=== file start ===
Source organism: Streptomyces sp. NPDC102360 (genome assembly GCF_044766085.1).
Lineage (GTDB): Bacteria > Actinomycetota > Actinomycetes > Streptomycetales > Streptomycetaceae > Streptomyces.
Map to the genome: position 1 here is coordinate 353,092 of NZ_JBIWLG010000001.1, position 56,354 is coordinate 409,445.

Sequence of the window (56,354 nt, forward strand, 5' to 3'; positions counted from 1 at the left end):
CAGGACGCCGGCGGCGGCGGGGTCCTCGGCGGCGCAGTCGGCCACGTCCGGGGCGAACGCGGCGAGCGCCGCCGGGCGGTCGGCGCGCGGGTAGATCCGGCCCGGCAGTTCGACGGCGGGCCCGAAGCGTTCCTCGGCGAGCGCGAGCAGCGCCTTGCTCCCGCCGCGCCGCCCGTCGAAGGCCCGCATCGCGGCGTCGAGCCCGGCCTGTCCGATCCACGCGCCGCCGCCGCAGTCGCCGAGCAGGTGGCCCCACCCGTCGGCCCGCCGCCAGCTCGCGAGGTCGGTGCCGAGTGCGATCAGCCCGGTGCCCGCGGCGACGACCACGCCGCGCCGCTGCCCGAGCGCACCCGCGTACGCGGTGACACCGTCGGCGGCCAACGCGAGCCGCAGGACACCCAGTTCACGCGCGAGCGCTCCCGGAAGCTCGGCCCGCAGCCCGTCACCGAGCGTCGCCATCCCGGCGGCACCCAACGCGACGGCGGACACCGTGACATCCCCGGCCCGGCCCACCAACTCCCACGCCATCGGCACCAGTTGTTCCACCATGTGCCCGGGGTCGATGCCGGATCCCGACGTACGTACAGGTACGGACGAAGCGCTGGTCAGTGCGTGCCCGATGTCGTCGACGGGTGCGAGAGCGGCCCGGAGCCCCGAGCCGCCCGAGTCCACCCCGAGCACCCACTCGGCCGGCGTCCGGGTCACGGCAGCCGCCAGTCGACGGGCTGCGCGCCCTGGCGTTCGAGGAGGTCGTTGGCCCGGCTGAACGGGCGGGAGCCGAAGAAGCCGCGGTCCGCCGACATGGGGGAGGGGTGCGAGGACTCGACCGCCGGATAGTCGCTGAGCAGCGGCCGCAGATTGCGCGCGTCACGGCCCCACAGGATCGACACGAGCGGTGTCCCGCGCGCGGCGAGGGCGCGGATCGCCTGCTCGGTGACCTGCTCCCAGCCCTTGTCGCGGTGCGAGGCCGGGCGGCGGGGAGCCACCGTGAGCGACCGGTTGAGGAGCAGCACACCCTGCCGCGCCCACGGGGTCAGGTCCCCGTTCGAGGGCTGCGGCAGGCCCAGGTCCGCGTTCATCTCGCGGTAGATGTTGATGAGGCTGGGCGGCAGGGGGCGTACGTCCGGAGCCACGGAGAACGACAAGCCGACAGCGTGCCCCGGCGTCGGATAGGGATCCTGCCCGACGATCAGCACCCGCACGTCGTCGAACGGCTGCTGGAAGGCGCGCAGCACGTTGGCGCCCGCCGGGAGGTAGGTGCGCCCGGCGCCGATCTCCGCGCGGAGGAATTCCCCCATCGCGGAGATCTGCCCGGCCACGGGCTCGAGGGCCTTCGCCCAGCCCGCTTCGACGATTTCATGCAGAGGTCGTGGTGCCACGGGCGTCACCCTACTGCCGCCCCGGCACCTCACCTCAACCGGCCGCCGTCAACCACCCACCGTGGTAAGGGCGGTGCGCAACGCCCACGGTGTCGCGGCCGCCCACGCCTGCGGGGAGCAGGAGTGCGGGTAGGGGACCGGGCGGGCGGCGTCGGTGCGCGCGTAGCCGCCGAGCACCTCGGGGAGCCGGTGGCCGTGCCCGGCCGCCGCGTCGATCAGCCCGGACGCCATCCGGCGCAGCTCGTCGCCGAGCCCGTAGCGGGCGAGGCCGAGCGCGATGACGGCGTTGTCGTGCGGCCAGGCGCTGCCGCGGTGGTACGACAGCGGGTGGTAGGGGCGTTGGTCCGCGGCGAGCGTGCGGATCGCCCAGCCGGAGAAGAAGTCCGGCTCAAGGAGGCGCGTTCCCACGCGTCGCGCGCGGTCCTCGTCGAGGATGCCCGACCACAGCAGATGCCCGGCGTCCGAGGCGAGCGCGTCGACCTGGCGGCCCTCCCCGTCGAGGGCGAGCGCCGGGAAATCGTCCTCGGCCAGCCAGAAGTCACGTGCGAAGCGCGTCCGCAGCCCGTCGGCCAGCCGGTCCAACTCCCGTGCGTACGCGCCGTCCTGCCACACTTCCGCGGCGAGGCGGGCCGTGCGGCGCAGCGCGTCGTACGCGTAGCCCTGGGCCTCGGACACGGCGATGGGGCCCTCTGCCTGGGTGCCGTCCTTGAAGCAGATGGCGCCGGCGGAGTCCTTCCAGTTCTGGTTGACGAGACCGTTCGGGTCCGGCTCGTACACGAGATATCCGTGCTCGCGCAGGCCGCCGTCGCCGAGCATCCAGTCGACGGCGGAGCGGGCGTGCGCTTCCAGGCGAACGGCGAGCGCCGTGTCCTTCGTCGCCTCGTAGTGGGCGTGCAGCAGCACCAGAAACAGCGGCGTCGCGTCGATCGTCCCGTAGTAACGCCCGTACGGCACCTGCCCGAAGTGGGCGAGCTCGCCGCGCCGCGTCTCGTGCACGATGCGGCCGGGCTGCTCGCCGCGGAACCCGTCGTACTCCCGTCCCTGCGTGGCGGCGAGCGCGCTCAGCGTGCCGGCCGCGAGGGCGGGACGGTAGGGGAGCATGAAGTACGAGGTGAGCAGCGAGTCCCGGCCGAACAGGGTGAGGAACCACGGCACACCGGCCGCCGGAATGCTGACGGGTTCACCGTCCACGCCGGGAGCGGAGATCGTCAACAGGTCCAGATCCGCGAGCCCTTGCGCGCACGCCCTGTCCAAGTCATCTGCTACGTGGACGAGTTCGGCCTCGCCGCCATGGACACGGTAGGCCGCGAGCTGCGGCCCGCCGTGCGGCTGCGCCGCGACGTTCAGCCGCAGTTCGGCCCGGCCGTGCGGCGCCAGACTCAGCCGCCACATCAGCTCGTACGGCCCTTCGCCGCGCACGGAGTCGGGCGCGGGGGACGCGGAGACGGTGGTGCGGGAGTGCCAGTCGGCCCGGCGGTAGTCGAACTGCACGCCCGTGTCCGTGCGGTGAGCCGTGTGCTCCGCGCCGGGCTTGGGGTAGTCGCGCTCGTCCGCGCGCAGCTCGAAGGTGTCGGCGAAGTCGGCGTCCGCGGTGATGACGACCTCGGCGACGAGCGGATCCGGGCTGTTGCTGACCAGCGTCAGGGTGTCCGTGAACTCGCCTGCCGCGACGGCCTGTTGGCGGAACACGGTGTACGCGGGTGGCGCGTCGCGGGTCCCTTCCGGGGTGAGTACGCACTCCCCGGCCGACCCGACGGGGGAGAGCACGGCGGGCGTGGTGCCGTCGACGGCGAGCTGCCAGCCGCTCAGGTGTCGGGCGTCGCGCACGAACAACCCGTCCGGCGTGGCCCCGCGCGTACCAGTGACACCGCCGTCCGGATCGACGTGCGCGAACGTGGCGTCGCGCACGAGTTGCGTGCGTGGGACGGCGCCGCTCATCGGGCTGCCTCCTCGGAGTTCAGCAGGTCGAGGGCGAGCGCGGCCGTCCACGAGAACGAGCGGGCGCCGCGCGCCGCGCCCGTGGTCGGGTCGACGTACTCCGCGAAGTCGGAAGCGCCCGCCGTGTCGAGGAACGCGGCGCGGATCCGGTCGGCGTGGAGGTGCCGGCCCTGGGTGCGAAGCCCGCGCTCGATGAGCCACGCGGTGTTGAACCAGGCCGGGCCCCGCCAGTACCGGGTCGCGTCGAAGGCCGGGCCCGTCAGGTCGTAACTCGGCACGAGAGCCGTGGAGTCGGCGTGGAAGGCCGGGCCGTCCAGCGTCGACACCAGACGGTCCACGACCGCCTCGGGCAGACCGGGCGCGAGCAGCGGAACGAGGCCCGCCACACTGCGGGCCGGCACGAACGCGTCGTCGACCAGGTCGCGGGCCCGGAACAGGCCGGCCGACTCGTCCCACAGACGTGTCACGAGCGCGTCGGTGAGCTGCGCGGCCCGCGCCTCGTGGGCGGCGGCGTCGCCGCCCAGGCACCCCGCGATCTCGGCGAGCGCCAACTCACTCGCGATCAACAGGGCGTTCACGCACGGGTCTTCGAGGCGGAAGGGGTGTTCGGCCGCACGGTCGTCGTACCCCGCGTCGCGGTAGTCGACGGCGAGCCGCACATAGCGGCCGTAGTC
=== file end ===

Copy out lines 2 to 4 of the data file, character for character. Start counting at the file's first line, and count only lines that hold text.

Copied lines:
Lineage (GTDB): Bacteria > Actinomycetota > Actinomycetes > Streptomycetales > Streptomycetaceae > Streptomyces.
Map to the genome: position 1 here is coordinate 353,092 of NZ_JBIWLG010000001.1, position 56,354 is coordinate 409,445.

Sequence of the window (56,354 nt, forward strand, 5' to 3'; positions counted from 1 at the left end):